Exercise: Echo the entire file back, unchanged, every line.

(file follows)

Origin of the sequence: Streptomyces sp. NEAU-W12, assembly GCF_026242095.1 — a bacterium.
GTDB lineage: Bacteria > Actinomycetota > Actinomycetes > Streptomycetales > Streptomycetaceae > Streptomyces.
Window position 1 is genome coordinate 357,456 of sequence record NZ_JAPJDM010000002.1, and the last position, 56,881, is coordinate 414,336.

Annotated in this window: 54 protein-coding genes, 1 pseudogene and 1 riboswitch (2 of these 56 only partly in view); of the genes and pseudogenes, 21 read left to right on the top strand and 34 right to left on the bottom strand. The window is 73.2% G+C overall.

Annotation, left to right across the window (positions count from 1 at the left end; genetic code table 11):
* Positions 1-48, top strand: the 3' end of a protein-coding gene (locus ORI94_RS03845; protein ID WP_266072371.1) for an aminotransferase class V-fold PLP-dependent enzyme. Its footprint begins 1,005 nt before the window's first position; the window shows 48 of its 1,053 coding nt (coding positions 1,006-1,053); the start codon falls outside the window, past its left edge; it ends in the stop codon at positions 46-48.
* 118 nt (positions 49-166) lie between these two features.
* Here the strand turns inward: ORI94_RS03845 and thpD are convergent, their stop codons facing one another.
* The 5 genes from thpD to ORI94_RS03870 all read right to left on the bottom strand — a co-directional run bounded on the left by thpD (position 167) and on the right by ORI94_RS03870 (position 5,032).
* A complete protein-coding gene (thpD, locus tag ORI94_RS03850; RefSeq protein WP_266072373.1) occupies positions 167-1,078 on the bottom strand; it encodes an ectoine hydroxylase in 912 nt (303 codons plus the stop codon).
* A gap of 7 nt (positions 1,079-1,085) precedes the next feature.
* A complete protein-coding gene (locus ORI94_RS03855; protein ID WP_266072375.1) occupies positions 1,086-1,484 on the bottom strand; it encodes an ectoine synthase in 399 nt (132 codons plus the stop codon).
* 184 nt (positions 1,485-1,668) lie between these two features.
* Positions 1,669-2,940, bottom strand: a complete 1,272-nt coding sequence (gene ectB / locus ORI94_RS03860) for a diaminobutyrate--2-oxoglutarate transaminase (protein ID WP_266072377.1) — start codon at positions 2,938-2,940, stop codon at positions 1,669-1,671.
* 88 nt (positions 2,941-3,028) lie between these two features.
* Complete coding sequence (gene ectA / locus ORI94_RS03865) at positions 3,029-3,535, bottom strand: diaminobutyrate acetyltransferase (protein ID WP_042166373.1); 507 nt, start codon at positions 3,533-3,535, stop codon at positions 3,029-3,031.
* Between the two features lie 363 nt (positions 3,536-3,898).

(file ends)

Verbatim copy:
Origin of the sequence: Streptomyces sp. NEAU-W12, assembly GCF_026242095.1 — a bacterium.
GTDB lineage: Bacteria > Actinomycetota > Actinomycetes > Streptomycetales > Streptomycetaceae > Streptomyces.
Window position 1 is genome coordinate 357,456 of sequence record NZ_JAPJDM010000002.1, and the last position, 56,881, is coordinate 414,336.

Annotated in this window: 54 protein-coding genes, 1 pseudogene and 1 riboswitch (2 of these 56 only partly in view); of the genes and pseudogenes, 21 read left to right on the top strand and 34 right to left on the bottom strand. The window is 73.2% G+C overall.

Annotation, left to right across the window (positions count from 1 at the left end; genetic code table 11):
* Positions 1-48, top strand: the 3' end of a protein-coding gene (locus ORI94_RS03845; protein ID WP_266072371.1) for an aminotransferase class V-fold PLP-dependent enzyme. Its footprint begins 1,005 nt before the window's first position; the window shows 48 of its 1,053 coding nt (coding positions 1,006-1,053); the start codon falls outside the window, past its left edge; it ends in the stop codon at positions 46-48.
* 118 nt (positions 49-166) lie between these two features.
* Here the strand turns inward: ORI94_RS03845 and thpD are convergent, their stop codons facing one another.
* The 5 genes from thpD to ORI94_RS03870 all read right to left on the bottom strand — a co-directional run bounded on the left by thpD (position 167) and on the right by ORI94_RS03870 (position 5,032).
* A complete protein-coding gene (thpD, locus tag ORI94_RS03850; RefSeq protein WP_266072373.1) occupies positions 167-1,078 on the bottom strand; it encodes an ectoine hydroxylase in 912 nt (303 codons plus the stop codon).
* A gap of 7 nt (positions 1,079-1,085) precedes the next feature.
* A complete protein-coding gene (locus ORI94_RS03855; protein ID WP_266072375.1) occupies positions 1,086-1,484 on the bottom strand; it encodes an ectoine synthase in 399 nt (132 codons plus the stop codon).
* 184 nt (positions 1,485-1,668) lie between these two features.
* Positions 1,669-2,940, bottom strand: a complete 1,272-nt coding sequence (gene ectB / locus ORI94_RS03860) for a diaminobutyrate--2-oxoglutarate transaminase (protein ID WP_266072377.1) — start codon at positions 2,938-2,940, stop codon at positions 1,669-1,671.
* 88 nt (positions 2,941-3,028) lie between these two features.
* Complete coding sequence (gene ectA / locus ORI94_RS03865) at positions 3,029-3,535, bottom strand: diaminobutyrate acetyltransferase (protein ID WP_042166373.1); 507 nt, start codon at positions 3,533-3,535, stop codon at positions 3,029-3,031.
* Between the two features lie 363 nt (positions 3,536-3,898).